Update: COVID-19 Entry Restrictions to the European Union Relaxed

July 02, 2020

We have summarized recommendations made by the European Council for an easement of restrictions for certain residents from July 1, 2020.

The European Council has recommended that from July 1, 2020, EU countries allow entry for nonessential travel to residents (not nationals) from the following countries:

  • Algeria
  • Australia
  • Canada
  • Georgia
  • Japan
  • Montenegro
  • Morocco
  • New Zealand
  • Rwanda
  • Serbia
  • South Korea
  • Thailand
  • Tunisia
  • Uruguay
  • China (subject to a confirmation of reciprocity)

This is in addition to residents of Andorra, San Marino, Vatican City, and Monaco.

These countries have a coronavirus (COVID-19) infection rate similar to or lower than the EU average, and will allow EU travelers to enter their territory (i.e., have a reciprocal agreement). The European Council’s recommendation is not mandatory and individual EU and Schengen Area countries will now decide whether to follow this advice. Travelers from these countries may be subject to quarantine measures, provided these also apply to nationals of the EU member state imposing them. As the United Kingdom has now left the European Union, these recommendations do not apply to the United Kingdom and there is currently no travel ban in place for travelers entering the United Kingdom, although travelers may be subject to quarantine measures.

Residents of other countries will remain barred from entry in the European Union and Schengen Area until the infection rate in their country of origin improves, unless covered by a specific exemption, such as an essential worker. Most notably, residents of Brazil, Russia, and the United States are not on the first iteration of the European Council’s recommendation list.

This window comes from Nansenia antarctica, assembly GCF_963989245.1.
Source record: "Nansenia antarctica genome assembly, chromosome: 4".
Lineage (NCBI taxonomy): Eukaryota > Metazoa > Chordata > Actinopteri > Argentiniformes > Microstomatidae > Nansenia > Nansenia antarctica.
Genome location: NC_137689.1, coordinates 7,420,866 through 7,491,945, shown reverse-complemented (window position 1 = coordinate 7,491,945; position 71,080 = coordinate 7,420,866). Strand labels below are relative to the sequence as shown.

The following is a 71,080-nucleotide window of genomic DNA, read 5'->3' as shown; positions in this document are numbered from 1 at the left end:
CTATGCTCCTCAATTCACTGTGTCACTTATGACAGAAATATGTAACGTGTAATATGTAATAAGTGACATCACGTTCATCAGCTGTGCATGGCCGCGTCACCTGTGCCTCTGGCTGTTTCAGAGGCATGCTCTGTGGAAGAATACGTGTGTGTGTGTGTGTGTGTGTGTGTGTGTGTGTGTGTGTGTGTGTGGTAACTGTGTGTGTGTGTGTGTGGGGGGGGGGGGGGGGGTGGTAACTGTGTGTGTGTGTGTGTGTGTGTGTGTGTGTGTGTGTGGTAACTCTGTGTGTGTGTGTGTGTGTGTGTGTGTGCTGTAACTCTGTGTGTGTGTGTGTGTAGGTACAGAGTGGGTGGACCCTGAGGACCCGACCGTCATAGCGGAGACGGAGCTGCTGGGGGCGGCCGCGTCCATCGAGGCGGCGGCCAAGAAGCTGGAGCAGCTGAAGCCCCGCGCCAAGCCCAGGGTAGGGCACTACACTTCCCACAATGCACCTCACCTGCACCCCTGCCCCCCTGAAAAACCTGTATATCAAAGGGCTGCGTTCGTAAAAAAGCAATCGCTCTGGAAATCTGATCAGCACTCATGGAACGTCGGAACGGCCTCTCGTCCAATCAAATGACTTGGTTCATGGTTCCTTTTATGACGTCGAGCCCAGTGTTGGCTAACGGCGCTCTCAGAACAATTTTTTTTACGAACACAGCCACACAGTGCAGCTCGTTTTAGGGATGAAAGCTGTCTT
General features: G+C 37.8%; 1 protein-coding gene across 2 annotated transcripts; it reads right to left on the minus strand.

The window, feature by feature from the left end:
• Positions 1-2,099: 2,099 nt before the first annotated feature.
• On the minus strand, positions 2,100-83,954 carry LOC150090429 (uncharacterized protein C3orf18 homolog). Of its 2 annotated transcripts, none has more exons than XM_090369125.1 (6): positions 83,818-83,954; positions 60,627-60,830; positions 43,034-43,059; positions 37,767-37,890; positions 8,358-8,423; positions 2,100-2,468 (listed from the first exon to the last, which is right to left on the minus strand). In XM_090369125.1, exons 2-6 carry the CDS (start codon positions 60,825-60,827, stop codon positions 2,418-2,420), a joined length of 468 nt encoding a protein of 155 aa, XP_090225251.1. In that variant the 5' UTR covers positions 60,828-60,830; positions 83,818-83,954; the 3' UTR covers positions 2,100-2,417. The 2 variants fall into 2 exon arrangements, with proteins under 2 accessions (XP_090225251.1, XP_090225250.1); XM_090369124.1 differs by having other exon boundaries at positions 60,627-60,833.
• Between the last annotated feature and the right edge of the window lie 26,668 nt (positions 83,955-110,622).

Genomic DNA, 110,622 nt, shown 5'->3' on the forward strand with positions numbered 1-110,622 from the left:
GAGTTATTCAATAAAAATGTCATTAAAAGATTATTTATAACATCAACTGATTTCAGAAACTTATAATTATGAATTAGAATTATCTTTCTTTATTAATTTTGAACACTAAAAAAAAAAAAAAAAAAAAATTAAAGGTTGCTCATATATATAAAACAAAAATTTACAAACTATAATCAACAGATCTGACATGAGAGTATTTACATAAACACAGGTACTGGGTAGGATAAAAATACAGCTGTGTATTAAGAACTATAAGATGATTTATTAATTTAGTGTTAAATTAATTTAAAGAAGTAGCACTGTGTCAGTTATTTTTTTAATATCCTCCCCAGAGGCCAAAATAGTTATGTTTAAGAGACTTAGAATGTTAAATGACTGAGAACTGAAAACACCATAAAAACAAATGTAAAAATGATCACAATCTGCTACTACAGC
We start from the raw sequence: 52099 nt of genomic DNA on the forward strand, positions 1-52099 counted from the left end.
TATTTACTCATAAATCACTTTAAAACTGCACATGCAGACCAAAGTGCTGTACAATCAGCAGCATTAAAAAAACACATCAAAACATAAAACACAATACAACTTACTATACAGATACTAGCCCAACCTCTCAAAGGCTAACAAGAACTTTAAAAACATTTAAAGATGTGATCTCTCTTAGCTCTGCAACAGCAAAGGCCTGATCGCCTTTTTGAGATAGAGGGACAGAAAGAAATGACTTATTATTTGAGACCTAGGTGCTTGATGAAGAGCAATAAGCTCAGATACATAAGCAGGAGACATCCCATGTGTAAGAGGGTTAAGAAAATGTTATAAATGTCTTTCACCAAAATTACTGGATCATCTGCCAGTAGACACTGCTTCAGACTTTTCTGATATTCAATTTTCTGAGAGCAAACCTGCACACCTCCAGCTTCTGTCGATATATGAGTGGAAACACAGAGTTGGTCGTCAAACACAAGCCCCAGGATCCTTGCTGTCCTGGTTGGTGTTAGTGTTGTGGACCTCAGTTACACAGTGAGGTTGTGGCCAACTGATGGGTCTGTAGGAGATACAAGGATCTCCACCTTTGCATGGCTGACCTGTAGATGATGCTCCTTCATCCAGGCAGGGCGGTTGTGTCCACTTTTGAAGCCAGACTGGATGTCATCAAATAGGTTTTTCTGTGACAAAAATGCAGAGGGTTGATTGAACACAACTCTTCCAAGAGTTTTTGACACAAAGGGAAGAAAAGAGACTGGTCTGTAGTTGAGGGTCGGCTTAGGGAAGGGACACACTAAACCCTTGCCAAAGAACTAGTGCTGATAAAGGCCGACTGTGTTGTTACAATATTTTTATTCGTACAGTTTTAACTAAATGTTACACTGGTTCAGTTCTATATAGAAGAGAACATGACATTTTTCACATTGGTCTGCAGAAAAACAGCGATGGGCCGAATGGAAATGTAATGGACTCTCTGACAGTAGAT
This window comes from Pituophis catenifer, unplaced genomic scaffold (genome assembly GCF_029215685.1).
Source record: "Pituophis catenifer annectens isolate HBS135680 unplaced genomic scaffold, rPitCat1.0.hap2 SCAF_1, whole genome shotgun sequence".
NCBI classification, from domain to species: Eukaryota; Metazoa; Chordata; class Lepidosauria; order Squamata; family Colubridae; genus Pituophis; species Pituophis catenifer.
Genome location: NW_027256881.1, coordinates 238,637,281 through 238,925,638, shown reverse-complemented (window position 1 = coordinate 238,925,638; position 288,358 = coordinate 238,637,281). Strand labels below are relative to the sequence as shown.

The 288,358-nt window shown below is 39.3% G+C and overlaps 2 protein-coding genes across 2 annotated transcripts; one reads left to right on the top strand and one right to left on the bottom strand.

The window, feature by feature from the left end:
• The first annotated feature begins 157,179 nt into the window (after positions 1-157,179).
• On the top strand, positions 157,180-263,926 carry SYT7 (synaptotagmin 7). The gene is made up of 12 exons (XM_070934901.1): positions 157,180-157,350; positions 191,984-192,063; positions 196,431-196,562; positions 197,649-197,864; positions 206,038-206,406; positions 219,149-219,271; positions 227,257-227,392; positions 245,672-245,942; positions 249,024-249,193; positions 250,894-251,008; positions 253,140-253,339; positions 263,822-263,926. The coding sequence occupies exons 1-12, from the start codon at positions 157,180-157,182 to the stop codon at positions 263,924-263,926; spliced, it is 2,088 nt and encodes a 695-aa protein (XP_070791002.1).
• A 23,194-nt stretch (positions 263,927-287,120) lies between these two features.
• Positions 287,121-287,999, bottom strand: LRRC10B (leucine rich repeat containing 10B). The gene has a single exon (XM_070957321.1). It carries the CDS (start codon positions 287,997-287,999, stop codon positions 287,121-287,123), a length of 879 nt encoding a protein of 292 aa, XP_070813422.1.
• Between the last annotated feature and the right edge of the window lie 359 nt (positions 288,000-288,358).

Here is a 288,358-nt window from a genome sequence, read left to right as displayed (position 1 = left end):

The list will be reviewed every two weeks using the European Commission’s checklist, which analyses the COVID-19 infection rate against the EU average as well as reciprocal travel agreements.

The European Council has recommended that the following categories of people should be exempt from the restrictions:

  • EU citizens and their family members;
  • long-term EU residents and their family members; and
  • travellers with an essential function or need.

Although the United Kingdom left the European Union on January 31, 2020, UK residents should be treated as EU residents regarding pandemic-related entry restrictions. Schengen associated countries (Iceland, Lichtenstein, Norway, Switzerland) also take part in this recommendation.

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If you have any questions or would like more information on the issues discussed in this LawFlash, please contact any of the following Morgan Lewis lawyers:

Jennifer Connolly
Yvette Allen

Washington, DC
Shannon A. Donnelly